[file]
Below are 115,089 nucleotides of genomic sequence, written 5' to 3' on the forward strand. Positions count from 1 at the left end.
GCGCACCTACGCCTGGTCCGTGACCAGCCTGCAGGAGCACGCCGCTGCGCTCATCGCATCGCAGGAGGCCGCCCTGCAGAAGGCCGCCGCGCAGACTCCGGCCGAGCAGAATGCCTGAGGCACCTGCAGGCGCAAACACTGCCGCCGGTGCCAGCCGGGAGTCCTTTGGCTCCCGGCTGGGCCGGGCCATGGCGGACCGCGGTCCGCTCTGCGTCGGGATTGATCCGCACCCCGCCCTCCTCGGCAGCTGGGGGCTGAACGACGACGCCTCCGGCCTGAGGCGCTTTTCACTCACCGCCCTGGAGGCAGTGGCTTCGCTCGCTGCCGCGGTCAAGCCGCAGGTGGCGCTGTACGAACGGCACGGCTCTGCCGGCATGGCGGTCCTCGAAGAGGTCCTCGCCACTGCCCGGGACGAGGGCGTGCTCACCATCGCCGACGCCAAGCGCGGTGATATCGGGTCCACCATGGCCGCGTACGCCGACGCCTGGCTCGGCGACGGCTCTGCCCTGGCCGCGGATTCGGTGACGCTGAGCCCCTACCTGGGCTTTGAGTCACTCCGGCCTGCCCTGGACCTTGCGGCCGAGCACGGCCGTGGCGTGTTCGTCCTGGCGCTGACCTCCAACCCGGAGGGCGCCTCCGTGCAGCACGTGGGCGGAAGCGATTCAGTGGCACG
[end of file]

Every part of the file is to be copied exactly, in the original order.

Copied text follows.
Below are 115,089 nucleotides of genomic sequence, written 5' to 3' on the forward strand. Positions count from 1 at the left end.
GCGCACCTACGCCTGGTCCGTGACCAGCCTGCAGGAGCACGCCGCTGCGCTCATCGCATCGCAGGAGGCCGCCCTGCAGAAGGCCGCCGCGCAGACTCCGGCCGAGCAGAATGCCTGAGGCACCTGCAGGCGCAAACACTGCCGCCGGTGCCAGCCGGGAGTCCTTTGGCTCCCGGCTGGGCCGGGCCATGGCGGACCGCGGTCCGCTCTGCGTCGGGATTGATCCGCACCCCGCCCTCCTCGGCAGCTGGGGGCTGAACGACGACGCCTCCGGCCTGAGGCGCTTTTCACTCACCGCCCTGGAGGCAGTGGCTTCGCTCGCTGCCGCGGTCAAGCCGCAGGTGGCGCTGTACGAACGGCACGGCTCTGCCGGCATGGCGGTCCTCGAAGAGGTCCTCGCCACTGCCCGGGACGAGGGCGTGCTCACCATCGCCGACGCCAAGCGCGGTGATATCGGGTCCACCATGGCCGCGTACGCCGACGCCTGGCTCGGCGACGGCTCTGCCCTGGCCGCGGATTCGGTGACGCTGAGCCCCTACCTGGGCTTTGAGTCACTCCGGCCTGCCCTGGACCTTGCGGCCGAGCACGGCCGTGGCGTGTTCGTCCTGGCGCTGACCTCCAACCCGGAGGGCGCCTCCGTGCAGCACGTGGGCGGAAGCGATTCAGTGGCACG